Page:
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The Giant Behemoth (1959)

Behemoth the Sea Monster (original title)
Not Rated | | Drama, Fantasy, Horror | 3 March 1959 (USA)
Marine atomic tests cause changes in the ocean's ecosystem resulting in dangerous blobs of radiation and the resurrection of a dormant dinosaur which threatens London.

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(story), (story) | 2 more credits »
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Cast

Complete credited cast:
...
Steve Karnes
...
Prof. James Bickford
...
John
...
Jean Trevethan
...
Dr. Sampson, the Paleontologist
Maurice Kaufmann ...
Mini Submarine Officer
Henri Vidon ...
Tom Trevethan
Leonard Sachs ...
Scientist
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Storyline

The dumping of radioactive waste in the ocean disturbs a prehistoric monster than can project electric shocks and radioactive beams. After terrorizing the English coast, it is discovered that if the creature is destroyed with conventional weaponry it would spread a dangerous amount radioactive contamination over the entire country, with this fact preventing the military from attacking the monster as it nears London. Written by Jeremy Lunt <durlinlunt@acadia.net>

Plot Summary | Plot Synopsis

Taglines:

The Biggest Thing Since Creation! See more »


Certificate:

Not Rated | See all certifications »

Parents Guide:

 »
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Details

Country:

|

Language:

Release Date:

3 March 1959 (USA)  »

Also Known As:

The Giant Behemoth  »

Filming Locations:

 »

Company Credits

Show detailed on  »

Technical Specs

Runtime:

Sound Mix:

(RCA Sound Recording)

Aspect Ratio:

1.66 : 1
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Did You Know?

Trivia

The helicopters in the movie are a us h-5 dragonfly helicopter and a H-19 with RAF markings. See more »

Goofs

When the monster attacks the mini-sub, the close-up plainly shows the head of a completely different creature. See more »

Quotes

Steve Karnes: I feel Admiral, what we're facing is a marine animal of tremendous size and strength.
Admiral Summers: Do you mean to believe that a whale could've smashed through steel plates so high above the water line?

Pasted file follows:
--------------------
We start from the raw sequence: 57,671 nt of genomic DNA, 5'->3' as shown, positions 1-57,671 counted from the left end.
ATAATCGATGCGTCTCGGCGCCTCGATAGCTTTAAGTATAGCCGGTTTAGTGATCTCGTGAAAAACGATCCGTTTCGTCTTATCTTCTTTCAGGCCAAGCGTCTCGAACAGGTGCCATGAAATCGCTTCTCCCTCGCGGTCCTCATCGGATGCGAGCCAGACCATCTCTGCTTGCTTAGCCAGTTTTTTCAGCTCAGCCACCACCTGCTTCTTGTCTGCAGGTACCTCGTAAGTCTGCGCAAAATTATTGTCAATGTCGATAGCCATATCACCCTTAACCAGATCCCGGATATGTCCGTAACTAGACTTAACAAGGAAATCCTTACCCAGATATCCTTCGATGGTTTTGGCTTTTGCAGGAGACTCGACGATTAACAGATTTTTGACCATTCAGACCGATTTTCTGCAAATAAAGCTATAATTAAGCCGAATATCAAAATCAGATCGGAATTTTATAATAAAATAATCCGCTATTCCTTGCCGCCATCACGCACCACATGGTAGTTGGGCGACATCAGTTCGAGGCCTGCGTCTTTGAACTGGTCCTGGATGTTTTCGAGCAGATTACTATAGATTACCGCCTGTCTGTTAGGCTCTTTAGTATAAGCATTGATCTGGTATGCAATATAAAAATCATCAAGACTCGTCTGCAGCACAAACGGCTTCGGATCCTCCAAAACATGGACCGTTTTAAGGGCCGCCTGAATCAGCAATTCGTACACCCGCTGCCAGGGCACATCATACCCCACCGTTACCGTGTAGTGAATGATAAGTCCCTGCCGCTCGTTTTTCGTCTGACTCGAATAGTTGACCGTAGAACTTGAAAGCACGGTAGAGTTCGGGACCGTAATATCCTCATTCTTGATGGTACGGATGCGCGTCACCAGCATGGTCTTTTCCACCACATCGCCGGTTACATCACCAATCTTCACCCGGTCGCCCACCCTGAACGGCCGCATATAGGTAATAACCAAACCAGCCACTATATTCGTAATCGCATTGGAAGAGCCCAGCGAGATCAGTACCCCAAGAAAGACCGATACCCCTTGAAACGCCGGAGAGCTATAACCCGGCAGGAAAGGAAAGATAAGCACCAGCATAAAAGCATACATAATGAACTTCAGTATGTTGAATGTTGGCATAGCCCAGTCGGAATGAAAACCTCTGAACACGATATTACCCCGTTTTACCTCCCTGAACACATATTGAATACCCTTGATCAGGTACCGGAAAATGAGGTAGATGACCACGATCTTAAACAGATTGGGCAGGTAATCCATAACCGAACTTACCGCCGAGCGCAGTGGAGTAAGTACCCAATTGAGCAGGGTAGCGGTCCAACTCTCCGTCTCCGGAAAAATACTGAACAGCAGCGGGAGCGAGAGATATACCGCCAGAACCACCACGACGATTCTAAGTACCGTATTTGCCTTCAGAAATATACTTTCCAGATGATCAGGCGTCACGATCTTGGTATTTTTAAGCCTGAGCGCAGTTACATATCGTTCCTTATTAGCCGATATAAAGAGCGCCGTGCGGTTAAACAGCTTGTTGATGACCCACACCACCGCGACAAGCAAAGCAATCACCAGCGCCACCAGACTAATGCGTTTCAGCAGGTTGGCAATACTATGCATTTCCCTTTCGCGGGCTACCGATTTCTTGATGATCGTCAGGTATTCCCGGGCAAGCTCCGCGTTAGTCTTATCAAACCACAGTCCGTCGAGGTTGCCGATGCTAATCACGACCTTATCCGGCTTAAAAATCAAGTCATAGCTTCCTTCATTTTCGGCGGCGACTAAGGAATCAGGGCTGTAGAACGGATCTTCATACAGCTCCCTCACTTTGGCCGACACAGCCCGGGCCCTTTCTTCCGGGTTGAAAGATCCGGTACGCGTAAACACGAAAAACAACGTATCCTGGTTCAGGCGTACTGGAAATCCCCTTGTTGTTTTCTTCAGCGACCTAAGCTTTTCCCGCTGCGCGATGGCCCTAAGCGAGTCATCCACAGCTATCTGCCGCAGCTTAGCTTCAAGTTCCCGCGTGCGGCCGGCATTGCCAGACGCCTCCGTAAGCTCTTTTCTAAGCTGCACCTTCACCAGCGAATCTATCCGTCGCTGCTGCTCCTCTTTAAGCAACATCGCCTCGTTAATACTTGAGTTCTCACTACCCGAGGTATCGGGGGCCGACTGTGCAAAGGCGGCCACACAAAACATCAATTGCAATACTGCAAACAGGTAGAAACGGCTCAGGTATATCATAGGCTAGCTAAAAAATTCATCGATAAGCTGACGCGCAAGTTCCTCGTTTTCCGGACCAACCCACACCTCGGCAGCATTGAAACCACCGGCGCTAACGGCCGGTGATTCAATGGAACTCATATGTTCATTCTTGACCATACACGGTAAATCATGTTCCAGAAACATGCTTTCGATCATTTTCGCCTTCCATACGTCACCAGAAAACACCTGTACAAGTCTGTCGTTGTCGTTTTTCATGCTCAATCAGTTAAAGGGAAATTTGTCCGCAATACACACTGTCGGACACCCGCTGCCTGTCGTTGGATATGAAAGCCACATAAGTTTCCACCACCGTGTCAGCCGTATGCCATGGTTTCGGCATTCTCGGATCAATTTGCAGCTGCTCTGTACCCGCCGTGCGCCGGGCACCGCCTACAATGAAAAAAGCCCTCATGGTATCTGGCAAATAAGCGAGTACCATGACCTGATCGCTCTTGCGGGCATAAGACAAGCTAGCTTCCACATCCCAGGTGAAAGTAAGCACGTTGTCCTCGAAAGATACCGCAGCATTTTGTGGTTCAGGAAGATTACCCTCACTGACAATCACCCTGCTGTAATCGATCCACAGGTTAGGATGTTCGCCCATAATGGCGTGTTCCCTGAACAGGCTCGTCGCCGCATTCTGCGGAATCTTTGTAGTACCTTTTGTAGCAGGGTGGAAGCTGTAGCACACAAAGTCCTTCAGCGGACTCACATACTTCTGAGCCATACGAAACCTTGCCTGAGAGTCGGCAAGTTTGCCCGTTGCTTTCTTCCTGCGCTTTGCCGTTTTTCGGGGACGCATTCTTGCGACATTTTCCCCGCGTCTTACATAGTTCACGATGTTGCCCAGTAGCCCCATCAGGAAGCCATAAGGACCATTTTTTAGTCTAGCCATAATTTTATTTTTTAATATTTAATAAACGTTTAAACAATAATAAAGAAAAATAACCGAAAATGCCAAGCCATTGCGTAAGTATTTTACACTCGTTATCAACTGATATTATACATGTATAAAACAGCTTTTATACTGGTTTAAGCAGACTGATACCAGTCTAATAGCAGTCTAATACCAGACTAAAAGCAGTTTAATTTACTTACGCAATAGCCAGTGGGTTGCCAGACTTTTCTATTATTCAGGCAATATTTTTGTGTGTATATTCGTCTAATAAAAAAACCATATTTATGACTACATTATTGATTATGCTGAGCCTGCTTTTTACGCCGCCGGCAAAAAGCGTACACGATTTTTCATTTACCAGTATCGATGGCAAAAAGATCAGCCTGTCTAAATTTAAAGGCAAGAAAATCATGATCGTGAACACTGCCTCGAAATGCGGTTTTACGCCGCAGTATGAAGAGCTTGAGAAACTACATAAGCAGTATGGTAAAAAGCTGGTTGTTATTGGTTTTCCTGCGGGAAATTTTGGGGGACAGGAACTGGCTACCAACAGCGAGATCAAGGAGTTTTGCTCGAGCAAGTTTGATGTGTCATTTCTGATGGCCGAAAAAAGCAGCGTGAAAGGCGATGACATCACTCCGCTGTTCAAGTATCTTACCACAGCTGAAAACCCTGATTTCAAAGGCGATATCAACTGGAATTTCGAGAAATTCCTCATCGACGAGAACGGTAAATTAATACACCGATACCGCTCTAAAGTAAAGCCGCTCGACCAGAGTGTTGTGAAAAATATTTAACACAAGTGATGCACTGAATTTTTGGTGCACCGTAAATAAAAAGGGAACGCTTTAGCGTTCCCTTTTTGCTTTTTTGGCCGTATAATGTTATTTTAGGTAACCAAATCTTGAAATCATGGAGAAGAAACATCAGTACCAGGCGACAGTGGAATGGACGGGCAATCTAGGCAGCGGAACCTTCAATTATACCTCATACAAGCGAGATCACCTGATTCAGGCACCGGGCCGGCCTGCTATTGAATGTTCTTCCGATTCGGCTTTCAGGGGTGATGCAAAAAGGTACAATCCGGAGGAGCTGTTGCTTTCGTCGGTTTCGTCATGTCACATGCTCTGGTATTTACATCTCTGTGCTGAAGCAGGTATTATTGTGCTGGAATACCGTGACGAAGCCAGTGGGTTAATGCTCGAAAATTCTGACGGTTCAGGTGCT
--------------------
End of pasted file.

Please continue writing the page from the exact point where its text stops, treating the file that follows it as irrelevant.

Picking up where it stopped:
Steve Karnes: I didn't say a whale.
Professor James Bickford: Behemoth?
Steve Karnes: That's as good a name as any for now.
See more »

Connections

Referenced in It Takes All Kinds: The Making of Motel Hell (2014) See more »

Frequently Asked Questions

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User Reviews

Well-done treatment of a standard sci-fi theme.
10 January 2005 | by (Virginia, United States) – See all my reviews

Director Eugene (Gene) Lourie made three similarly-themed giant monster flicks, beginning with 1953's 'Beast From 20,000 Fathoms' to 1961's 'Gorgo', with 'Behemoth' sandwiched in between. The story line is much like a myriad of other films of the era (and very much like 'Beast...") but this one is a cut above. This time, the irradiated creature (weren't they all during the 50s?) turns up in British waters. Unlike 'Beast' and 'Gorgo' (as well as Godzilla and the others), this Behemoth not only was a huge creature, but also had the ability to project 'electrified fields of radiation', causing people to literally burn to death. Scenes with Behemoth climbing out of the Thames, destroying buildings and burning people to death (even kids aren't spared) is pretty exciting. While close-ups of Behemoth are not realistic (compared to Ray Harryhausen's work in 'Beast'), the full-body scenes done by Willis O'Brien are very effective. The acting, untypical of these films, is actually pretty well done. Character actor Gene Evans and Hammer Films regular Andre Morell do splendid jobs, and the supporting cast is fine too. One can quibble over which of these films is the best, but I agree with an observation made in Psychotronic Encyclopedia of Film that The Giant Behemoth was "the scariest giant monster-on-the-loose film ever made." At least up to that point, anyway. Well worth having if you're a fan of old sci-fi & horror films.


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